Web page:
"All of our rights have either been taken away or restricted. We have been treated like criminals," said the 60-year-old Hada, who was released from extrajudicial detention in December 2014, but his family’s bank accounts remain frozen by authorities.

Meanwhile, in Myanmar, the Southeast Asian nation formerly known as Burma, activists gathered on Thursday to celebrate at the Human Rights Defenders and Promoters Network (HRDP) office in Myanmar’s commercial capital, Yangon.

They had earlier been refused permission to hold the event at a local church, Aung Myo Min, director of the rights group Equality Myanmar, told RFA.

“We didn’t get permission to hold the International Human Rights Day event in the place we had wanted to,” Aung Myo Min said, adding that in spite of earlier releases, Myanmar still holds political prisoners and that many people fear arrest for their work in pressing for greater rights.

“This shows the true situation of human rights in Myanmar” despite dramatic political changes that saw the pro-democracy opposition sweep elections last month.

Any government formed by Myanmar’s National League for Democracy (NLD), which won national elections in a landslide victory in November, will have to confront human rights violations in the formerly military-ruled country as its “biggest challenge,” Khin Ohnmar, coordinator for Burma Partnership, said.

Article 18 of Myanmar’s penal code, limiting the rights to peaceful assembly, should especially be revoked, he said. “We must have proper laws.”

In the Cambodian capital Phnom Penh, thousands of people rallied at several sites under the slogan “Upholding and Respecting Human Rights and Justice for the Country” and some petitioned with the Ministry of Justice for reform of the justice and legal system.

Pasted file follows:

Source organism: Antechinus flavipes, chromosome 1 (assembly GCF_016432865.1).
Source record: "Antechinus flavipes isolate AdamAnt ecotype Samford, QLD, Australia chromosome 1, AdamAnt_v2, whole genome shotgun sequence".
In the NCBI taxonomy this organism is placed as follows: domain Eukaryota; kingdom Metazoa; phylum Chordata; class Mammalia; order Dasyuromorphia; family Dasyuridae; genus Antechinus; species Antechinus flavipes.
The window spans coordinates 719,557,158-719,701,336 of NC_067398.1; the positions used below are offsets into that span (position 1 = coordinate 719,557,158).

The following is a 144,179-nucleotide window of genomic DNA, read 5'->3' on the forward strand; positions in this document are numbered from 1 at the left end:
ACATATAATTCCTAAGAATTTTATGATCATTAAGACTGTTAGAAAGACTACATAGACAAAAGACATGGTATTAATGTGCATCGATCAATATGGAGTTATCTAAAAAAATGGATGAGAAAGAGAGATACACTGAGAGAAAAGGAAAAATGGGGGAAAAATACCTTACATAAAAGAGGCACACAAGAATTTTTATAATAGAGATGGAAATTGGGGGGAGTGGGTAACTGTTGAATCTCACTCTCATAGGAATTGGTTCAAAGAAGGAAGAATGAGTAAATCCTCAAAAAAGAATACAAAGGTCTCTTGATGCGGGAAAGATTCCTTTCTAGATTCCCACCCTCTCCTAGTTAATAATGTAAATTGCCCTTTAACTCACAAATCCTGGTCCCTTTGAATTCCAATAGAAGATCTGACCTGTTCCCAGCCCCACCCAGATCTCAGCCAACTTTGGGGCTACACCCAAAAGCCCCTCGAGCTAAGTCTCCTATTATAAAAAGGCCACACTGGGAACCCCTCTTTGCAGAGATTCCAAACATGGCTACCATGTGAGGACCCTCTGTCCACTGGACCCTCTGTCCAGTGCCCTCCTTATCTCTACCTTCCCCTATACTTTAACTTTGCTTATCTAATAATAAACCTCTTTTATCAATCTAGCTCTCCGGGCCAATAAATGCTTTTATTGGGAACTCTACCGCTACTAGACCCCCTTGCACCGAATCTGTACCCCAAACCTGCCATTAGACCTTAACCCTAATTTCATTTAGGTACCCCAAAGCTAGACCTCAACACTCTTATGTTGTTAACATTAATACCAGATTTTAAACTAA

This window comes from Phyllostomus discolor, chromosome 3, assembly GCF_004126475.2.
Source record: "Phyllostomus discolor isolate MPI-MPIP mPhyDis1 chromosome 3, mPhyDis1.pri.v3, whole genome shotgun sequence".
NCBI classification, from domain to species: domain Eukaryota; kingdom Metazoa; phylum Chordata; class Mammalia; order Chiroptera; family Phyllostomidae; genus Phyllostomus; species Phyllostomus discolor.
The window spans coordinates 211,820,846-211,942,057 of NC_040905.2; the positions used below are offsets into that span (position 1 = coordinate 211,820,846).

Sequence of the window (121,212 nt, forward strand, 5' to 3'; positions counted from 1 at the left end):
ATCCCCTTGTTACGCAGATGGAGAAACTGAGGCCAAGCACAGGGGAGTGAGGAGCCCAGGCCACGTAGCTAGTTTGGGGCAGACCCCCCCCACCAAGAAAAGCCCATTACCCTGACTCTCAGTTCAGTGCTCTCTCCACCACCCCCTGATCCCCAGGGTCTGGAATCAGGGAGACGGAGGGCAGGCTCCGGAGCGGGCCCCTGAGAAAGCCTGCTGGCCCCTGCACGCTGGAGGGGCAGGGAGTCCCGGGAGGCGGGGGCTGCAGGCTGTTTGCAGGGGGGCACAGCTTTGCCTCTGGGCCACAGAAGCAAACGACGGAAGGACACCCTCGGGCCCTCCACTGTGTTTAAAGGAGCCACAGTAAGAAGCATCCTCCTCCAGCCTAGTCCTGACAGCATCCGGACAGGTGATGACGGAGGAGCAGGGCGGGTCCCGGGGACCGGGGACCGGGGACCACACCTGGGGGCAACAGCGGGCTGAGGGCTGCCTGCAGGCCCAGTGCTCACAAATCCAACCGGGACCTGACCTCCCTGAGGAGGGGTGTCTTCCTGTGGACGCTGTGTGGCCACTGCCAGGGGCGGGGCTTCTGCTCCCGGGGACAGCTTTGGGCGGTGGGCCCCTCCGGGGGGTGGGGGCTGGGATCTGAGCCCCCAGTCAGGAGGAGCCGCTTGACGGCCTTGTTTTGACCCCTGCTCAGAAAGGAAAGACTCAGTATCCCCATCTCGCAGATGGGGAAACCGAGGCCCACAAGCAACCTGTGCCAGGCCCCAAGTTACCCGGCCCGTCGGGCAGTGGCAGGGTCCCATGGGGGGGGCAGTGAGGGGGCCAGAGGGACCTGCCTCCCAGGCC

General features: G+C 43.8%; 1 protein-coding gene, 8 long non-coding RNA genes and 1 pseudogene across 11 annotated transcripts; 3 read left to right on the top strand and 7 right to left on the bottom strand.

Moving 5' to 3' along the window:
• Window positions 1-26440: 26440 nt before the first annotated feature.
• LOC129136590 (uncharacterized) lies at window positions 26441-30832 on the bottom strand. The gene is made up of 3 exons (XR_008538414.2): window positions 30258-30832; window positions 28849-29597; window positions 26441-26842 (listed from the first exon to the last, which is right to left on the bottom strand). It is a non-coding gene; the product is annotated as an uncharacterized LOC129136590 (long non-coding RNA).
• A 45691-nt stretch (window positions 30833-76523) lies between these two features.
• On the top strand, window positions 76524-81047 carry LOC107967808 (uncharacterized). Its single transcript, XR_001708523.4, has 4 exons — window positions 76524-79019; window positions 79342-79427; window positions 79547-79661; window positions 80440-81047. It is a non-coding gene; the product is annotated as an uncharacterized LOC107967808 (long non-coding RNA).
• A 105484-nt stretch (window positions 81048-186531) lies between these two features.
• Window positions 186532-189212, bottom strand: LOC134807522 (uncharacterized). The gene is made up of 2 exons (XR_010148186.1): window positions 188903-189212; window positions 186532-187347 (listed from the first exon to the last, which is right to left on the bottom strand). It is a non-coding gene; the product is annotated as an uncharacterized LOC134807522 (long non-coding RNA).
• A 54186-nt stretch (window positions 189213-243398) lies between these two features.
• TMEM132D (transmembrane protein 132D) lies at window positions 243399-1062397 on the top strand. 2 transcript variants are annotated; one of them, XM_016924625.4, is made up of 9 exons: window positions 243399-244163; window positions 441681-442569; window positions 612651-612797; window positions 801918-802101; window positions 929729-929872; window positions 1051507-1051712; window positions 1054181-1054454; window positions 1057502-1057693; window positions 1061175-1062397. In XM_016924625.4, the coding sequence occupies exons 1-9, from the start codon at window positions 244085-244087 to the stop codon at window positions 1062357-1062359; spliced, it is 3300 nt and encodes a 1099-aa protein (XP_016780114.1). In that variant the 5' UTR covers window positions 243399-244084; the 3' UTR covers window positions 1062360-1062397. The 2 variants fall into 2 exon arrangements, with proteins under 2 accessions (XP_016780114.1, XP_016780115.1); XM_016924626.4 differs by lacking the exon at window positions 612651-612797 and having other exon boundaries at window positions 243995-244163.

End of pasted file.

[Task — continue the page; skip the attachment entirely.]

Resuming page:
Am Sam Ath, a senior investigator with the Cambodian rights group Licadho said that Cambodians who protested against land grabs by corrupt officials, businessmen and soldiers have “suffered a continuous series of unjust events.”

“And when they are victimized by land grabbing and they protest, they are accused of crimes and sent to jail,” he told RFA’s Khmer Service.

“Among the unjust cases, there are many activists,  including environmental and nature conservation activists, who were shot dead and still haven’t received justice,’ added Am Sam Ath.

North Korea discussed

In New York, China, Russia and two other authoritarian members of the UN Security Council failed to stop the Council from holding its second meeting on North Korea’s human rights situation since last year.

The United States and its allies have pushed for follow up on the 2014 UN  Commission of Inquiry report, which compiled exhaustive evidence of widespread abuses in North Korea including murder, starvation, torture, and other crimes—many of these committed in the country’s remote prison camps.China argues that North Korea's human rights situation is not a proper topic for the Council.

The Washington-based Committee for Human Rights in North Korea (CHRNK) marked International Human Rights Day with briefings for UN missions in New York and a call for Council action.

“It is well past the time to take a direct, meaningful stand on accountability, as we have seen throughout history the tragic consequences of inaction and impunity by the international community for millions of victims,” ,” CHRNK Executive Director Greg Scarlatoiu said in a statement.

“Through UN Security Council action, we can ensure greater accountability for gross human rights violations, particularly crimes against humanity, committed by the North Korean regime.”

Reported by RFA. Translated by Khet Mar for RFA’s Myanmar Service and Pagnawath Khun for RFA’s Khmer Service. Written in English by Richard Finney and Paul Eckert.